8.       In the event that towing equipment is needed, make sure it is on standby

Precautions to be Taken for Safety

Being Aware of Your Surroundings

It is the ATCO’s (Air Traffic Control Officers) responsibility to always monitor the course and altitude of traffic in his/her sector. Maintaining constant awareness of any ongoing deviations should allow time for nearby traffic to be vectored.

Reaction in a Timely Manner

In addition to transferring all other aircraft to a different frequency (possible message to all stations to make them aware), leaving emergency traffic on the current frequency, increasing the receiver volume, and having a colleague listen to all transmissions from the aircraft as well (a separate pair of ears).

Limitations Imposed by Technology

Stay within radar coverage as much as possible. Ensure that the radar system you are using has the features you are looking for.

Awareness of the Organization

Administrative levels should aim to provide ATCOs (Air Traffic Control Officers) quickly during emergency situations. Inter-organizational coordination is likely to be improved by periodic training and drills.

Crew Impacts

After an engine failure, a variety of practical problems may arise in the cockpit, including:

An Overworked Cockpit

An intense workload may result from the crew’s assessment of the situation

Identifying the Problem

It is the crew’s responsibility to communicate the problem to ATC (Air traffic control). It is important to follow emergency procedures through MAYDAY and PAN PAN emergency signal distress when communicating during an emergency event, however, nonstandard phrases (e.g., “we’ve lost number two”, “engine no. 2 is dead”, “we’ve lost power in engine no. 2”, etc.) are often used instead.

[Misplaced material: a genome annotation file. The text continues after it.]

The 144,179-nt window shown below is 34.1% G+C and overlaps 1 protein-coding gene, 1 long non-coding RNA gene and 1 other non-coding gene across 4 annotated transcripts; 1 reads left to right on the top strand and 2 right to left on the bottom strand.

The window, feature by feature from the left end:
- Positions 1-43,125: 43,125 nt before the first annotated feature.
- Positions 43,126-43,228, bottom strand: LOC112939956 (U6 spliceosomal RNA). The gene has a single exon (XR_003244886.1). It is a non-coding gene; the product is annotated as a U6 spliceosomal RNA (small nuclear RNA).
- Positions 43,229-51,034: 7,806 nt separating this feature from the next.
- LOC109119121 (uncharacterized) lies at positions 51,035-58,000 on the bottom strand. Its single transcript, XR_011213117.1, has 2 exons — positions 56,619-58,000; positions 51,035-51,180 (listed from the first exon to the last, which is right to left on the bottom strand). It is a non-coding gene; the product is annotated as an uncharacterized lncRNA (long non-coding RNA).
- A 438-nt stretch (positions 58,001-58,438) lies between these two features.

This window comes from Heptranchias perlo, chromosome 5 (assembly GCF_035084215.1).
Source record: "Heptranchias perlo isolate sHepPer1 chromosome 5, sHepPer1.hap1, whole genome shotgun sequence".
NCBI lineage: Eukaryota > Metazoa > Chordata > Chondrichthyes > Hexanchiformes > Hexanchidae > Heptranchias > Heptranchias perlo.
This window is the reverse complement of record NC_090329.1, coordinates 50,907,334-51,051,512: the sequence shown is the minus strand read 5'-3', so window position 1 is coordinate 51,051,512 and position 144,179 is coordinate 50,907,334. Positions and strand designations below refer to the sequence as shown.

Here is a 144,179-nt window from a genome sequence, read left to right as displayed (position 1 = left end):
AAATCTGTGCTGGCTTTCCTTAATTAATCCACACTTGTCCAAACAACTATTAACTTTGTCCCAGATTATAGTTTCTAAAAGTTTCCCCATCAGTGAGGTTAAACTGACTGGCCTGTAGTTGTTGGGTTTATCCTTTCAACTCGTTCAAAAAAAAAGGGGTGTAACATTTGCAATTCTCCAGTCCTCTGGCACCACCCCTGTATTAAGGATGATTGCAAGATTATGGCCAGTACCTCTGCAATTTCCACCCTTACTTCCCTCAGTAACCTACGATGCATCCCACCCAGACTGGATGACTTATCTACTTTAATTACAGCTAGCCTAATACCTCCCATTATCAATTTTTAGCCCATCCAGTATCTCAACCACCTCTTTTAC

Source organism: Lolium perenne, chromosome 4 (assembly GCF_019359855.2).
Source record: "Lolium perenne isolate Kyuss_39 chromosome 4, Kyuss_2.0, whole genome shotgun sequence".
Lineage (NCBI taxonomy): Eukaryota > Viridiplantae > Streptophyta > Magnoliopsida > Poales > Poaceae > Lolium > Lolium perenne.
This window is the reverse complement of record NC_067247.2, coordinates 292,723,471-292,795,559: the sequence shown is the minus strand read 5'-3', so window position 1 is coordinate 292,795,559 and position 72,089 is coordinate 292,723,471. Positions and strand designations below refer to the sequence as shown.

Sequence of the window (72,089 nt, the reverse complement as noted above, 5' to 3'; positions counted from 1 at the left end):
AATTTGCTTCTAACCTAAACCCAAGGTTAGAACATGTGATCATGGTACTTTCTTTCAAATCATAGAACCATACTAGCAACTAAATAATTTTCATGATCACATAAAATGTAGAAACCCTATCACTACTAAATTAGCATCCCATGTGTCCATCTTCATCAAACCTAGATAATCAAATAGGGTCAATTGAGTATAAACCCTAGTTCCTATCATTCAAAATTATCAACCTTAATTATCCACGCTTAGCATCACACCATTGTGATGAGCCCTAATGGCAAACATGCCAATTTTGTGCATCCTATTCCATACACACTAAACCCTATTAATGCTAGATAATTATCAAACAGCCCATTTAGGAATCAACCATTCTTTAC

Obtaining Information and Making Decisions

If the crew decides to land at the nearest suitable aerodrome, they will need information about nearby aerodromes and weather conditions

Searching for the Best Glide Path

Handling aircraft emergencies crew will attempt restarting the engine(s), or reaching the next suitable aerodrome/airfield or place suitable for an emergency landing if there is engine failure on a single engine aircraft, or multiple engine failure on multi-engine aircraft.

How iJET Deals with Engine Failures

Our technicians have experience maintaining multiple aircraft models, and our labor rates are competitive. There are several calendars and hourly engine maintenance inspections through iJET, usually scheduled on a 12-month basis or every 200, 400, 600, or 800 hours. It is always iJET’s goal to ensure a safe flight by providing emergency procedures in case of malfunction